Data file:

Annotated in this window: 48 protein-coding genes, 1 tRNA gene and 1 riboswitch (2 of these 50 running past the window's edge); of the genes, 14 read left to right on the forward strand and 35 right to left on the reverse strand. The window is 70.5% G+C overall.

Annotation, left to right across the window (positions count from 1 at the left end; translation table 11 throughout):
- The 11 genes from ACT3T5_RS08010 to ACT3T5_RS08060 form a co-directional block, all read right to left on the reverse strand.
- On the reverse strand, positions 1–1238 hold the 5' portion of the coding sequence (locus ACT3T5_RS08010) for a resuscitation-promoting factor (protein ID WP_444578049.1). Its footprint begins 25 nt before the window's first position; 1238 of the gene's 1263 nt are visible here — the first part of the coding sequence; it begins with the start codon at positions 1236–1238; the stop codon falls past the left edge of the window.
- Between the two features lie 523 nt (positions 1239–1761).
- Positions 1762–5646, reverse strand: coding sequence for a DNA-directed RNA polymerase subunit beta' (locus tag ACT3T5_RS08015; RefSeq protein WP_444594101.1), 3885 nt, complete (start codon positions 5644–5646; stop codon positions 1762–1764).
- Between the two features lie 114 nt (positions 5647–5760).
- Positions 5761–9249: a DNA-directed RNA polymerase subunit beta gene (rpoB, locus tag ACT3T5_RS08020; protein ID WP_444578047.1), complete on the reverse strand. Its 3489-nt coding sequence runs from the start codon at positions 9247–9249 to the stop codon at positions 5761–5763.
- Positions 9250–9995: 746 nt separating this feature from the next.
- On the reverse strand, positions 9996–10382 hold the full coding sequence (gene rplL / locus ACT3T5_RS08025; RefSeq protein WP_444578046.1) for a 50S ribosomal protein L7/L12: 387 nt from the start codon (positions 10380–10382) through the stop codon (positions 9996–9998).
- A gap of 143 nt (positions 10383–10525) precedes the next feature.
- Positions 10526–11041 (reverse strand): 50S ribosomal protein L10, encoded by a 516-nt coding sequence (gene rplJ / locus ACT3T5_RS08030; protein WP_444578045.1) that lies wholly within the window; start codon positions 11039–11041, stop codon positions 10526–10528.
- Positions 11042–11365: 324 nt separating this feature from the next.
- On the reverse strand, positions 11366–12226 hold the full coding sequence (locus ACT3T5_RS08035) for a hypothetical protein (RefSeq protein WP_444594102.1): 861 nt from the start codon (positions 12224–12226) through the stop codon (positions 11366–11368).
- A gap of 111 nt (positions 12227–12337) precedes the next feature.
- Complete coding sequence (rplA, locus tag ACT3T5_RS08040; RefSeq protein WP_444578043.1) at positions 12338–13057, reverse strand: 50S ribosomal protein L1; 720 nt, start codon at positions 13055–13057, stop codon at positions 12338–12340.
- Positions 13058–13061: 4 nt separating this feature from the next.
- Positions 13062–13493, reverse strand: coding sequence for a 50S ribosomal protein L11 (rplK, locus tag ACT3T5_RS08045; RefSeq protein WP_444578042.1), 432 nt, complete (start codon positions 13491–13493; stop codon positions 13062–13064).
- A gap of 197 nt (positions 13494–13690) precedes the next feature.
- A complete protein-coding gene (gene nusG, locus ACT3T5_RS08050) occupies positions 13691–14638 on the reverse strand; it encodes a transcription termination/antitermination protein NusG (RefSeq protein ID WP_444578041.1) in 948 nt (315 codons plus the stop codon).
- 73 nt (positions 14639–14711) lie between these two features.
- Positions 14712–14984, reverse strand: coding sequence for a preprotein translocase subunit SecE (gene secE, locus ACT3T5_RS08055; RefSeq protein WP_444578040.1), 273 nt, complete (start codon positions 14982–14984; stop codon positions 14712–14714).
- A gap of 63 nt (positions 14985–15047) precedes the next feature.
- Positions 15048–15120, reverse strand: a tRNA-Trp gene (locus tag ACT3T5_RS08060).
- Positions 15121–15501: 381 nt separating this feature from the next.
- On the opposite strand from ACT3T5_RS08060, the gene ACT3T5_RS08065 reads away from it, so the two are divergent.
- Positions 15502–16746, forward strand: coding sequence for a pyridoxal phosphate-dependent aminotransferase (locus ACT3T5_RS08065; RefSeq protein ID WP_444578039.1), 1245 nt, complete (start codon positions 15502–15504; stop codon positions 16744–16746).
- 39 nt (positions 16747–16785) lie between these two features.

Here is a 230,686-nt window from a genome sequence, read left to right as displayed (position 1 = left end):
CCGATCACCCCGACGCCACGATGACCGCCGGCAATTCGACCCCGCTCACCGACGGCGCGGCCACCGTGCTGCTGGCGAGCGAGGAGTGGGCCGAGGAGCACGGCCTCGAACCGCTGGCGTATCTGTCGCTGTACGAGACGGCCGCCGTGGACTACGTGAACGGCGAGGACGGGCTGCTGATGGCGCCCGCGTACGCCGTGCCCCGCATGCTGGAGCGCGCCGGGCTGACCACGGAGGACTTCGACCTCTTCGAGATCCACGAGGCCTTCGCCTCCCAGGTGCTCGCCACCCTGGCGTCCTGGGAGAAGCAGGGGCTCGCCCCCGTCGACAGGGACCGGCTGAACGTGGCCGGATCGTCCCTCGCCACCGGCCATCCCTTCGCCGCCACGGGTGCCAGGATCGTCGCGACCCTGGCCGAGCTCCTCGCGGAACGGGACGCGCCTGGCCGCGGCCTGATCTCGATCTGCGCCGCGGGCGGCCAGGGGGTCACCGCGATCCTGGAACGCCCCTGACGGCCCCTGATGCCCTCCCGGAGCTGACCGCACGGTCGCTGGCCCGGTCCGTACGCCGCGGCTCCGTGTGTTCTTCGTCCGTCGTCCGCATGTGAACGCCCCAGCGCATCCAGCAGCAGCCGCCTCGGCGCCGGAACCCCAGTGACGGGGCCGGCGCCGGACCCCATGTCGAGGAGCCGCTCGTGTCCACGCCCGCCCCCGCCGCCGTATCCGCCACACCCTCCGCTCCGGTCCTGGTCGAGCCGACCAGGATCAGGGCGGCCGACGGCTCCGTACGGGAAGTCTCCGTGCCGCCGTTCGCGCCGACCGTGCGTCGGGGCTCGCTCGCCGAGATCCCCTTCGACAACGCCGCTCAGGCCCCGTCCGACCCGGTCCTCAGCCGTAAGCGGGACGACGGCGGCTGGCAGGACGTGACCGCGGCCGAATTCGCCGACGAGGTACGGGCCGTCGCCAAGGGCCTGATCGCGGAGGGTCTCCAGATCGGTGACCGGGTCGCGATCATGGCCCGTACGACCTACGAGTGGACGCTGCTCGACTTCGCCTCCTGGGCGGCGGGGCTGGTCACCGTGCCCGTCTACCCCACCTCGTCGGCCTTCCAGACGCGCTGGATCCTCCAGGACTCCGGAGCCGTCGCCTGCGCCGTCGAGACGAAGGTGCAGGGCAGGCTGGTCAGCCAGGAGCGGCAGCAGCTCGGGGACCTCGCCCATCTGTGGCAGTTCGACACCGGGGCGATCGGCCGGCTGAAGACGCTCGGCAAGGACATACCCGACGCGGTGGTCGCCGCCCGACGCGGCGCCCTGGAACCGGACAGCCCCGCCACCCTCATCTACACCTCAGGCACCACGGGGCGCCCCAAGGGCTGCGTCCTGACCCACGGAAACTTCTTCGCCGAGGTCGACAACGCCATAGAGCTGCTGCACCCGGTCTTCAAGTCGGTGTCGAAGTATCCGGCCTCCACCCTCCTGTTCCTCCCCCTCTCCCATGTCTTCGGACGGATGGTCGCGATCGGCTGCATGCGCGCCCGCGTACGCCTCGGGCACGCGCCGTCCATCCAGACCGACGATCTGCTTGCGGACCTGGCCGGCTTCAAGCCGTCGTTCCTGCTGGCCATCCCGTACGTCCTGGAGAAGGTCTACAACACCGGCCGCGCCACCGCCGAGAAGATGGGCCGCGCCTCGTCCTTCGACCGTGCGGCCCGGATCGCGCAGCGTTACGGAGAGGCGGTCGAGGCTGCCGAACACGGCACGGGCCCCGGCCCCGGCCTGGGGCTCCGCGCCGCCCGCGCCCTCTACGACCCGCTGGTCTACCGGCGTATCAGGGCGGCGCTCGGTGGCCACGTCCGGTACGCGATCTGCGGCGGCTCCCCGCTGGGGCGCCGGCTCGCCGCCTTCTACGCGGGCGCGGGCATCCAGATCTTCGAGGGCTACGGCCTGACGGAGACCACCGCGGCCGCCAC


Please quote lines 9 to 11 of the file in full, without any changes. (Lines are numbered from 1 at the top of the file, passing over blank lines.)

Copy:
- Positions 9250–9995: 746 nt separating this feature from the next.
- On the reverse strand, positions 9996–10382 hold the full coding sequence (gene rplL / locus ACT3T5_RS08025; RefSeq protein WP_444578046.1) for a 50S ribosomal protein L7/L12: 387 nt from the start codon (positions 10380–10382) through the stop codon (positions 9996–9998).
- A gap of 143 nt (positions 10383–10525) precedes the next feature.